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Labour to bring back former health secretary Alan Milburn in NHS reform role

Labour to bring back former health secretary Alan Milburn in NHS reform role

Former Labour health secretary Alan Milburn – who spearheaded increased private involvement in the NHS – is set to return in a role related to NHS reform.

Mr Milburn, who led the Department of Health for four years in the early 2000s, will support the new health secretary Wes Streeting in efforts to reform the NHS, according to a Sunday Telegraph report.

This follows the Labour Government’s assertion that the NHS is ‘broken’, with Mr Streeting announcing on Friday that this will be his department’s ‘policy’ from now on.

Mr Milburn’s role has not yet been agreed, and a Labour source ruled out the possibility of his appointment as NHS England chair, following speculation last week.

Meanwhile, the Department of Health and Social Care (DHSC) has confirmed that Mr Streeting’s first official visit in his Cabinet role will be to a GP practice.

The location of the GP practice is not yet known, but the health secretary will be joined by NHS England chief executive Amanda Pritchard. 

During his time in health ministerial positions, Mr Milburn drove through the Private Finance Initiative (PFI) deals for hospitals, which contracted out the design and operation of the buildings to the private sector through long-term contracts. 

The policy, aimed at increasing competition between private companies to finance hospitals, was introduced by the Conservative Government in 1992, but pushed forward by Mr Milburn upon his appointment as health minister in 1997. 

He then introduced foundation trusts in 2002, which sought to give high-performing trusts more autonomy to make local decisions and therefore improve outcomes for patients. 

Mr Milburn, who was a strong supporter of Sir Tony Blair, has described his NHS reforms as giving patients ‘more choice’ and allowing the private sector into the NHS to work alongside public services.

Following his resignation as an MP in 2010, the former health secretary has taken up several roles affiliated with the private sector, including chair of a PricewaterhouseCoopers (PwC) health industry board.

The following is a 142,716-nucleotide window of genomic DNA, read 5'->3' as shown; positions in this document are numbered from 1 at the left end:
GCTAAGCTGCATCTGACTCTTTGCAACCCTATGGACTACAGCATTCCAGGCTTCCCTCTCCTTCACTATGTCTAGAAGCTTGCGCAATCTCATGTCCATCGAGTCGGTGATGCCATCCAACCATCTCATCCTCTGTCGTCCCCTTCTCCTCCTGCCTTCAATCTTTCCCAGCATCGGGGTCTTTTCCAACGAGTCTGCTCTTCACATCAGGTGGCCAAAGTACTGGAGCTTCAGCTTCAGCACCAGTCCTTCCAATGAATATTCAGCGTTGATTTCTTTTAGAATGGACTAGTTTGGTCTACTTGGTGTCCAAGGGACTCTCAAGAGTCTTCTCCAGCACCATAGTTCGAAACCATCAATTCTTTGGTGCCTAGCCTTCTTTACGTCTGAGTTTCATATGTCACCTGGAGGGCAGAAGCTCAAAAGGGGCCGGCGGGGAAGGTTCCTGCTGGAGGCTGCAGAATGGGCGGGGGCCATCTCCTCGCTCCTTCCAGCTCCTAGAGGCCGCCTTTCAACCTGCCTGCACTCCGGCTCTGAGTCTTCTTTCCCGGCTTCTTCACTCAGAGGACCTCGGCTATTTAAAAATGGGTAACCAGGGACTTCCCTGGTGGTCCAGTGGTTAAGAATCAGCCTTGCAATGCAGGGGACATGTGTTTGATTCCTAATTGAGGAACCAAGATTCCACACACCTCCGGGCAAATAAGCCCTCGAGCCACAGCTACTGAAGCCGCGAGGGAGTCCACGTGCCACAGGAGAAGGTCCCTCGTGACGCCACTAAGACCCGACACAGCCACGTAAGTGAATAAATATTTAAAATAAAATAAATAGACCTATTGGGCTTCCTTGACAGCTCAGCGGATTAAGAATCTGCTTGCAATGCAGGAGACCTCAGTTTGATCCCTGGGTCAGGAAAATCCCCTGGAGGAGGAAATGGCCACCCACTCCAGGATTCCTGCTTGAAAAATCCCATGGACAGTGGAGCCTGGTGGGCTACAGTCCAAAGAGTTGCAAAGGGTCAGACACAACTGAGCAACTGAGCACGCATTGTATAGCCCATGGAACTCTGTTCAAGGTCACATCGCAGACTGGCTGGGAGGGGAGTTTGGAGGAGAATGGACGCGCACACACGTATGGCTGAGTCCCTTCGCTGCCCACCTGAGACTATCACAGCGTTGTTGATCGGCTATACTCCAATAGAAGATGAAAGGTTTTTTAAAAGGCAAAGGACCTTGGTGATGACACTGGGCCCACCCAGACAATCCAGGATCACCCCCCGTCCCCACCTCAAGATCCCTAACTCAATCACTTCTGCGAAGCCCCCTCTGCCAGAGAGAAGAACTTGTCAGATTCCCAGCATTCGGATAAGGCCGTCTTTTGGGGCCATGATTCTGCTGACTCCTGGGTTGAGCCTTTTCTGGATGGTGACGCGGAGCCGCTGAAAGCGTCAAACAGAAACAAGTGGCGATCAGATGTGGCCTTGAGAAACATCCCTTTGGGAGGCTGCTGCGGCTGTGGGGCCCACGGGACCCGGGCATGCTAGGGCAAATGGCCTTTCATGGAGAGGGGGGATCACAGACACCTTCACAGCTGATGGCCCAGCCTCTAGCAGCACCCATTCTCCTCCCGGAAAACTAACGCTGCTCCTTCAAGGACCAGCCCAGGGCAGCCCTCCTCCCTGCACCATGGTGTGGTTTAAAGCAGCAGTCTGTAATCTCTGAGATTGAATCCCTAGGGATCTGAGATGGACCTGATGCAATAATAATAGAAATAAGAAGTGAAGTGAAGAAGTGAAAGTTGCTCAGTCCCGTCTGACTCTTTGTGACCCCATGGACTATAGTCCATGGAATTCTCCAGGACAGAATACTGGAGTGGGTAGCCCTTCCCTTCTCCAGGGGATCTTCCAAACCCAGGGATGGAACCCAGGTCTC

The new Labour health secretary has also promoted the use of the private sector, most notably through his plans to deliver 40,000 extra secondary care appointments every week.

Labour’s manifesto said that it will ‘use spare capacity in the independent sector to ensure patients are diagnosed and treated more quickly’. 

In general practice, the party pledged to ‘reform’ primary care, trialling ‘neighbourhood health centres’, which would have GPs and other community health staff ‘under one roof’.

The plans seemed to resemble the party’s old ‘polyclinic’ model, also known as Darzi centres.

The health secretary has already received advice from Mr Milburn in recent weeks, and a Labour source told the Sunday Telegraph that the former Labour politician has the ‘courage to make really big reforms’ to the NHS.

Meanwhile, according to a recent update from DHSC, Mr Streeting will meet face to face with the BMA Junior Doctors Committee tomorrow to re-open talks to end strike action.



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Nick Mann 8 July, 2024 6:42 pm

Dreadful news. Thanks to Milburn’s zeal for PFI the NHS has a £30bn debt on an outlay of £13bn. Basic PFI maintenance is lacking eg shower cubicle broken in HASU ward.
Milburn’s 2002 Foundation Trusts were intended to sit entirely outside the NHS; thwarted only due to forceful lobbying by Gordon Brown. Milburn’s fervent belief in ‘choice and competition’ policies has proved itself to be false: they did not save money or improve patient care.
Milburn is/was Chair of PwC’s UK Health Industries oversight board. PwC boasts of its success in Health privatisations.
Milburn is also Chair of Bridgepoint private equity specialising in providing private sector Health services.
Milburn is/was Chair of US giant Centene’s subsidiary, Ribera Salud. Its massive Alzira PFI Hospitals’ finance project in Valencia failed dismally, with predictable conniving, and prosecutions for corruption. Valencia renationalised its Health system as a result.
Milburn has his fingers all over both PFI projects, which have incontrovertibly failed – both in UK and Valencia – but only Valencia took effective action to learn and roll it back.
Milburn was/is mistaken in his zeal to privatise the NHS. Milburn continues to advocate for NHS privatisation/PFI, possibly influenced by his vested interests in the profitability of corporations of his board members.
If Milburn prevails, the NHS’s precious money will accrue to private sector corporations who get to provide the NHS services, not patients themselves.
Milburn hasn’t learned from his failed policies, he’s doubled-down. Who on earth let him back in?

Sujoy Biswas 8 July, 2024 7:26 pm

Sadly we did!

So the bird flew away 8 July, 2024 7:46 pm

Very disappointed by this signalling from HMG appointing Alan NHSburn. His history of buying into disastrous neoliberal policies, introducing privatisation into the NHS, as NM outlines above, and subsequently personally enjoying revolving door relations with interested corporates puts me in mind of the previous Govt. Cut from the same cloth.

Merlin Wyltt 8 July, 2024 10:17 pm

Oh no